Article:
The making of a fisheries leader

As a young Northeast Louisiana University (now ULM) biology major, Mike Wood figured out fairly quickly what he wanted to do in life.

“My career started while I was still in school, and it never took a turn in any other direction,” Wood said. “I was a biology major and had a couple of friends — including Jimmy Anthony, who is now the assistant director of the Department (of Wildlife and Fisheries) — who encouraged me along the way.

“I was president of the Wildlife Club and gung ho about the outdoors. They needed a part-time student assistant, and biologist Ricky Yeldell told them I would be a good one. The rest is history.”

Wood went to work, helping run nets and shock fish, rode around in the boat, saw all kinds of fish and got to spend all his time on the lake.

And they paid him. What wasn’t to like?

Wood eventually ended up as a biologist, fish hatchery manager and district manager for the state agency.

It was at LDWF that he was forced to learn to mix fisheries biology with public relations and gaining an understanding of the psychology of anglers, who were a “gold mine” of knowledge and advice based on their most-recent fishing trips — whether they were asked for it or not.

Eventually, a statewide position was created to help district managers deal not only with fishery resources but with conflicts, public perception of the management of lakes and other issues.

But the crowning achievement of those days for Wood was the establishment of data-driven Waterbody Management Plans for all the state’s major lakes.

It wasn’t an easy task because it was 1) a lot of work and 2) it took a massive sales job to get the public to buy in.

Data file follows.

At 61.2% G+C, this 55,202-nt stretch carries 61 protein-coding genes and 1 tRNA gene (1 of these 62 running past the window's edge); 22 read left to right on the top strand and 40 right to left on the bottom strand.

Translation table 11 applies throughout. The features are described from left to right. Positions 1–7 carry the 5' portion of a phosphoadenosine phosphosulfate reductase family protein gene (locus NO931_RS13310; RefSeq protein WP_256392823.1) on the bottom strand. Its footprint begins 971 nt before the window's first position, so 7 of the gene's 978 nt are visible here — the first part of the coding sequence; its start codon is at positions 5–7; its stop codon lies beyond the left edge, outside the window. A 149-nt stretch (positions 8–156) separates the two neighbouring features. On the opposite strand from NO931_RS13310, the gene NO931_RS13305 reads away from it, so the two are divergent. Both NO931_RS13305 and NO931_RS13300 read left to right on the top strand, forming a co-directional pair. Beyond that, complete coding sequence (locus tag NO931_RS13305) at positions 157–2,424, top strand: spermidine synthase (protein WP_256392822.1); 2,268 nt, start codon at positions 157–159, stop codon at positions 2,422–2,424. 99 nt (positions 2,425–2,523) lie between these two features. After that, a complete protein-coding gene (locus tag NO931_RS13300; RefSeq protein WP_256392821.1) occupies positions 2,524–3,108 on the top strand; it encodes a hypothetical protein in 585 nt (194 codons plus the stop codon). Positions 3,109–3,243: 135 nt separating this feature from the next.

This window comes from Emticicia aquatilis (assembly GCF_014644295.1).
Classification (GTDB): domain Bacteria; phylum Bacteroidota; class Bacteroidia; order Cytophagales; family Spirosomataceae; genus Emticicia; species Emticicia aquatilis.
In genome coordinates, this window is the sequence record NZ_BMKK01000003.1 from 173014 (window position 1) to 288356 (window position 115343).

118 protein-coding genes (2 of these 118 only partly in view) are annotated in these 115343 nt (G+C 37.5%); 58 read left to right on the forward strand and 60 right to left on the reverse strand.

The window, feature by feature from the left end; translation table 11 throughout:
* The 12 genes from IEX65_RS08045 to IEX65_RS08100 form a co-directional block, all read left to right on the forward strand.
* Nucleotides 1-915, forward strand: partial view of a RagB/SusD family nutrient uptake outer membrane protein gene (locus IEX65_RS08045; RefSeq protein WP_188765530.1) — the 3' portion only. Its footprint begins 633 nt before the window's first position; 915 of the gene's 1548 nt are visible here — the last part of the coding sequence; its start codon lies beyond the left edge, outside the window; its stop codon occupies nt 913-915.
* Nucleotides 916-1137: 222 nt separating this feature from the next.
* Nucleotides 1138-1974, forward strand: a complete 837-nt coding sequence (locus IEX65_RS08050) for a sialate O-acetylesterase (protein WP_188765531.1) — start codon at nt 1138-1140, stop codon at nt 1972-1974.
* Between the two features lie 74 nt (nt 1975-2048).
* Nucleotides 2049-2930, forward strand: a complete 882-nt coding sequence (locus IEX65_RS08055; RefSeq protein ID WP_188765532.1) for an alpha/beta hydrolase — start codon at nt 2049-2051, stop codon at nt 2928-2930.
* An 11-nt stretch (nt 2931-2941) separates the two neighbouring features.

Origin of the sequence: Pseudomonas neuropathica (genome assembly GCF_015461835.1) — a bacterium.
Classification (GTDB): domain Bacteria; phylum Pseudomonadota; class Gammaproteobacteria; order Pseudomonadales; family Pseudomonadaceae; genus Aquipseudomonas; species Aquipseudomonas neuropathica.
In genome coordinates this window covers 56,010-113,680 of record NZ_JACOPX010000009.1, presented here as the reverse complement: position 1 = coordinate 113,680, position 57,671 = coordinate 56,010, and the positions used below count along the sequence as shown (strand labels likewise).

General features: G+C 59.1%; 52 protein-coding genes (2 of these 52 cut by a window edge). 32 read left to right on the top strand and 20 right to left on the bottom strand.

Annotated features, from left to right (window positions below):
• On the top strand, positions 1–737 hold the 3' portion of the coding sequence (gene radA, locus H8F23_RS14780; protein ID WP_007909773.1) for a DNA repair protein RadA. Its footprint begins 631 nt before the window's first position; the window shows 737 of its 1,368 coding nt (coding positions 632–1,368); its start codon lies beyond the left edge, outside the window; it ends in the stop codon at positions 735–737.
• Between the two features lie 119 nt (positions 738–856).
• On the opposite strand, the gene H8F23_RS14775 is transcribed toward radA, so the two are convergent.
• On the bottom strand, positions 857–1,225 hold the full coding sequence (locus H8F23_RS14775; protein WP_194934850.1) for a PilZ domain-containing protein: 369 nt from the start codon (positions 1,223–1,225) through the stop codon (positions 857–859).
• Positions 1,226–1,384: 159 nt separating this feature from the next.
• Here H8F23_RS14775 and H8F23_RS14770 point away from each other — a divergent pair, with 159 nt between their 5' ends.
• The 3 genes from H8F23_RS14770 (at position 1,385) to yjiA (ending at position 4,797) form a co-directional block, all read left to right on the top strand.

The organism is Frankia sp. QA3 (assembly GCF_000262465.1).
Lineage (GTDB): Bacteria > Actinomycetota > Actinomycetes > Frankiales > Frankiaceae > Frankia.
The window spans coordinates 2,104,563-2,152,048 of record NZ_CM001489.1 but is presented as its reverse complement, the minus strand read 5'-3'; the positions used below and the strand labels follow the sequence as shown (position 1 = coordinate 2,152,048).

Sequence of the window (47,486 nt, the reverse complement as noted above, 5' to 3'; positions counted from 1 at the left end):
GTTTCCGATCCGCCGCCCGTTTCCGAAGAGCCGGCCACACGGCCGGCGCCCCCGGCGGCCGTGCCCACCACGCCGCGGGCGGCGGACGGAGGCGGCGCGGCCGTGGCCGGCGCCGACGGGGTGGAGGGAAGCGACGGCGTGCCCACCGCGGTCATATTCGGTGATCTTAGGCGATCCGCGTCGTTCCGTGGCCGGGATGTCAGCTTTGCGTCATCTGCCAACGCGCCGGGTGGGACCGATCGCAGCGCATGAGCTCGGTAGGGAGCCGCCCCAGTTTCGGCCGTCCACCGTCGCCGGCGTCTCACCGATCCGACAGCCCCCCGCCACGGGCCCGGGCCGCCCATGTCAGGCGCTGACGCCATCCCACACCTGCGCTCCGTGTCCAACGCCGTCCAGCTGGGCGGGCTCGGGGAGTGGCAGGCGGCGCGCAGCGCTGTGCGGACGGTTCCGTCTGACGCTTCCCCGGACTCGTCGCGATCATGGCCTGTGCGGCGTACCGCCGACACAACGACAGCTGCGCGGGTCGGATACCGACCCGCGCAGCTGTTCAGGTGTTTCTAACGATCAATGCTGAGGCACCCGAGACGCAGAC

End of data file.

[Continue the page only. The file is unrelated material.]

Those plans are still in place today and updated regularly.

“We did it in a way to where the whole agency and the public were part of it,” Wood explained. “That way it wasn’t a manager’s plan: it was the department’s plan.

“It was not only an assessment of where the lake was, but (included) recommendations to make it even better or solve any major issues.”

Wood’s final position with the LDWF was as Inland Fisheries director. He continued to push forward the lake plans and focused on freshwater fisheries development.

As he looked back over his career, Wood said it spanned some of the most-amazing times in Louisiana freshwater fishing.

Among those was the rise, fall and rise again of trophy Florida bass at Caney Lake near Jonesboro, which yielded six of the state’s top 10 largemouth bass during Wood’s watch.

Caney was a boon to bigbass fishing, but it fell victim to aquatic vegetation issues. The use of grass carp cleared up thick hydrilla mats, but it also removed all visible habitat for the fisheries.

The learning curve brought the lake back into prominence, and it is an amazing fishery again today.

The rebirth of the Saline-Larto complex also is an accomplishment with which Wood relishes being involved.

“When this (complex) was reborn, they had some of the best fishing in the world down there, but nobody knew about it,” he said. “We worked to spread the word, and most people were delighted.

“But some of the ones that didn’t want all the public attention didn’t (appreciate the publicity).”

Florida bass stocking and management — which included slots limits — were controversial issues that were fun and rewarding, but also a nightmare.